How to Build a Tagtool Suitcase

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Introduction: How to Build a Tagtool Suitcase

What is a Tagtool?

The Tagtool is a live performance instrument for drawing and animation. It's similar to a music instrument, only it plugs into a projector instead of the sound system. It is operated collaboratively by an artist drawing the pictures and an animator adding movement to the artwork with a gamepad.

What is a Tagtool Suitcase?

This version integrates the controls and the drawing area into a flight-case, but still needs an external computer.

What else do I need to run a Tagtool Suitcace?

You need a Windows PC with the open-source software Nodekit which can be downloaded here.

How to use the Tagtool

The Tagtool works best with a projector, although any monitor will suffice for playing around with it. Usually it is controlled by two people - an illustrator (who draws and uses the Tagtool controls) and an animator (using the gamepad to move the drawings around).

The Tagtool controls consist of 6 faders and a pushbutton. The pushbutton releases a drawing so the animator can move them with the gamepad. There are detailed instructions on how to use the controls here.

To find out more about the Tagtool project, visit Tagtool.org.

Step 1: Materials


Graphics tablet
Wacom Intuos3 A4 Oversize
Cost: 535 EUR
This is a good size, but different dimensions should work as well.
This guide assumes that you use an A4 Oversize.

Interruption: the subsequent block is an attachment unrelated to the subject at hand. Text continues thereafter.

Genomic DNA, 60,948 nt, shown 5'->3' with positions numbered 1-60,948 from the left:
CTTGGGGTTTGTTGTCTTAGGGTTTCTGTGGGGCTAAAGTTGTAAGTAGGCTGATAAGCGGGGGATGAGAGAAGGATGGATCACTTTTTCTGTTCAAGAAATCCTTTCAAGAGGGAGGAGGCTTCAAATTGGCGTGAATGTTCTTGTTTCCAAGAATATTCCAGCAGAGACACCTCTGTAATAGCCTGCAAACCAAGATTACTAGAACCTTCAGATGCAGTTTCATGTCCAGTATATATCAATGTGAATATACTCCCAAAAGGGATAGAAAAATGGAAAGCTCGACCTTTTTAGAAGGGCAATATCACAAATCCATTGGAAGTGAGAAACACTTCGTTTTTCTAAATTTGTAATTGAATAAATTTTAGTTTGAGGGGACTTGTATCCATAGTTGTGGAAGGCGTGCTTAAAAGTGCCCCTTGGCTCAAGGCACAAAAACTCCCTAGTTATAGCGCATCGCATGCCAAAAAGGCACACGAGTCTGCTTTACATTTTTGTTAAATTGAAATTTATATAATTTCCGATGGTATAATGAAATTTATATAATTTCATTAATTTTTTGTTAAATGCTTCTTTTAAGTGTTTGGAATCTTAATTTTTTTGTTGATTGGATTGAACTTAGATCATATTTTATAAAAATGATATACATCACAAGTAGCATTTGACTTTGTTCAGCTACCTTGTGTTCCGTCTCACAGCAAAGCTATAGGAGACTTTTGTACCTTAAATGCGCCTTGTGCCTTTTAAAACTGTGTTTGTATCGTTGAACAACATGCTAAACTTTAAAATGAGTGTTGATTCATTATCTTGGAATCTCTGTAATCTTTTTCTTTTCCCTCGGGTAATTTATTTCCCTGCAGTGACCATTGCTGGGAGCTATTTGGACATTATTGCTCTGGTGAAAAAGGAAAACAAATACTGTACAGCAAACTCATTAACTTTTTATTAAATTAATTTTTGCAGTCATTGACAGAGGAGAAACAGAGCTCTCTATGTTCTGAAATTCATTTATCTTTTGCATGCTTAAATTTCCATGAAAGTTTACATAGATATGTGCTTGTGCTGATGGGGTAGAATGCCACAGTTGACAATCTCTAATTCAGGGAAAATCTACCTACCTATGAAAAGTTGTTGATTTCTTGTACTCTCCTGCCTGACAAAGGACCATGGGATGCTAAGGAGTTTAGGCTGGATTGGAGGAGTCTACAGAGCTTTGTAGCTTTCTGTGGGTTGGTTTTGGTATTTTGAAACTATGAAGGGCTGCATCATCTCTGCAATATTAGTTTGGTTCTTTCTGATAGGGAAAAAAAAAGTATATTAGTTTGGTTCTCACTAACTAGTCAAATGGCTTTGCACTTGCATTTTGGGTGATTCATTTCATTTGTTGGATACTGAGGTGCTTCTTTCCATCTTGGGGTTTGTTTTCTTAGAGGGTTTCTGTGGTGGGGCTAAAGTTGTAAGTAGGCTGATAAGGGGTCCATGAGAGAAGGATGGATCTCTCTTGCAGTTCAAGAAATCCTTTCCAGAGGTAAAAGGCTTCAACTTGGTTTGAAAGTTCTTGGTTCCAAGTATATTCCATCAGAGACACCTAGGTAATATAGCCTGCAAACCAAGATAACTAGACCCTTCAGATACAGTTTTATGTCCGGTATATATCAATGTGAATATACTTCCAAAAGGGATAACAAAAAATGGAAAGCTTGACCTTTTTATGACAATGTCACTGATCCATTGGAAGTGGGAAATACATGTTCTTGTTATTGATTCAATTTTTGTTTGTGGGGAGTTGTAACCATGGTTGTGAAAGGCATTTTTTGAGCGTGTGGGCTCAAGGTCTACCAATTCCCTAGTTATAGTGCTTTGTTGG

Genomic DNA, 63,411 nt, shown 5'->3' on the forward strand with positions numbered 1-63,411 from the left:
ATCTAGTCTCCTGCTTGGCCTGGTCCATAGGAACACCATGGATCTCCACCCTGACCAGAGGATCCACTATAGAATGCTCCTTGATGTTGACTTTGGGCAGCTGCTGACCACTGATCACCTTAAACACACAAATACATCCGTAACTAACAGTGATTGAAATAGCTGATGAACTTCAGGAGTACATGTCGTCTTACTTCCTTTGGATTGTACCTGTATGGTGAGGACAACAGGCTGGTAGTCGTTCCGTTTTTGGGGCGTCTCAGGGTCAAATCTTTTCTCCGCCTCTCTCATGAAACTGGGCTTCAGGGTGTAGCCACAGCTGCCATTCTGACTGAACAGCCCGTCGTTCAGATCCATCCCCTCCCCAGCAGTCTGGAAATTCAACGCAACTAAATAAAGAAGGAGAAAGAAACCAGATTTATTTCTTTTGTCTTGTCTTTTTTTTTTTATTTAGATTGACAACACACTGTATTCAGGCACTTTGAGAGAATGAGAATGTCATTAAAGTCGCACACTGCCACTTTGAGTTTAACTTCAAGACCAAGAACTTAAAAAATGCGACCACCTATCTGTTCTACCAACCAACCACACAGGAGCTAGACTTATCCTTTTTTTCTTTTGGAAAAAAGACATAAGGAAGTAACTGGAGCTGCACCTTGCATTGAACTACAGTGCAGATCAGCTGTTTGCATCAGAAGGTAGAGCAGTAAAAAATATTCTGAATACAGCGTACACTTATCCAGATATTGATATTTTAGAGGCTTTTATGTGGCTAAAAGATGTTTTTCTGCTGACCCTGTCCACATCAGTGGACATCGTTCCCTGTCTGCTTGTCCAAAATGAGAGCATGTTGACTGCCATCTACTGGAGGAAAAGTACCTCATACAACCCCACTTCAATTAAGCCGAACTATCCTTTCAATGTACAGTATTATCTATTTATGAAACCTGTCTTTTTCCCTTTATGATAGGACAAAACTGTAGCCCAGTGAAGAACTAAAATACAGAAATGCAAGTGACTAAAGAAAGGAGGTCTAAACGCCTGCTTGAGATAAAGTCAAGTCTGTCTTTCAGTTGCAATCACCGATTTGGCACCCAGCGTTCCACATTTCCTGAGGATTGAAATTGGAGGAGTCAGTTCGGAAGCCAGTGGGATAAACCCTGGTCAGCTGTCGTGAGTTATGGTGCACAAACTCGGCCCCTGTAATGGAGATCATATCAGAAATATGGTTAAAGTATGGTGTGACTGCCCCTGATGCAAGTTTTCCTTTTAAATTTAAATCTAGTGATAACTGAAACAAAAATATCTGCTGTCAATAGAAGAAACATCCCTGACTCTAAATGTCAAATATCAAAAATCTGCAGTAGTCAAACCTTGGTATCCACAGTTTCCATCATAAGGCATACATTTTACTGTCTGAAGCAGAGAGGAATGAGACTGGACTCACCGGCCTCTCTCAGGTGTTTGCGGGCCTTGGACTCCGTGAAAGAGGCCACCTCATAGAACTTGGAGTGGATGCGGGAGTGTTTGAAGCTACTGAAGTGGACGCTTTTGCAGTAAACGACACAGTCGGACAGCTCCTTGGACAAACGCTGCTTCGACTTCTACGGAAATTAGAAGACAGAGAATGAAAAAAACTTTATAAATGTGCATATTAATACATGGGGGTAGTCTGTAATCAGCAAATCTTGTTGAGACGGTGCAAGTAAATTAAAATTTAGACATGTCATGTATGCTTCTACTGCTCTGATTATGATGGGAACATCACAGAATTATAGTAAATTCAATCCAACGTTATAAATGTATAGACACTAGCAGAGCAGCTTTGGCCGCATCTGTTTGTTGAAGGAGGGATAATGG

Wacom boards are highly recommended.

Flightcase
eg: from Thomann
Measures according to the schematic - the fourth image (the top panel should be about 63x45cm).
Cost: 80 - 180 EUR
For heavy use a good quality case is recommended.

Plywood board
Measures according to the size of the suitcase.
Any hardware store
Cost: ca. 15 EUR

6 Potentiometers
Sliders 10K, 100mm linear mono (or stereo)
Electronics store, eg. Conrad
Cost: about 7 EUR per slider
High quality faders recommended.

Slider Knobs
2X6
Electronics store
Cost: 1 or 2 EUR per button

Piece of Plywood
Measure according to the Arduino board.

Slat
1,5m x 5cm x 5cm
Any hardware store
Cost: around 5 EUR

Screws
10mm x 3mm, 10mm x 5mm
Any hardware store
Cost: 5 EUR

4 Spacers
3mm + fitting screws
Any hardware or computer store.
Cost: 2 EUR

Arduino
NG plus USB
eg. Segor
other sources are listed on arduino.cc
Cost: under 30 EUR

Resistor
10k
eg. Conrad
Cost: about 2 EUR for 100 pieces

Pushbutton
Mushroom Operator
eg. Allen Bradley 800FM-MM44 + 2 Part Contact Block 800F-PX10
eg. RS Components
Cost: 5,40 EUR
A fairly big button. It is used quite heavily so make sure it has a nice feel.

Stranded wire
5mm
eg. Conrad
Cost: 3 EUR

Ribbon cable
min. 6 wires
Any computer store
Cost: 2 EUR

USB wire Typ A - B
Any computer store
Cost: 5 EUR

Gamepad
eg. Logitech
Cost: 19,50 EUR
Any gamepad with 8 buttons and 2 joysticks.
Wireless gamepads are also fine but we have found them to be less reliable.

Soldering tools and materials
Soldering gun, ribbon cable, shrink tubes, plyers, ...

Step 2: Preparation of Suitcase, Top Panel and Controls


Preparation of the flightcase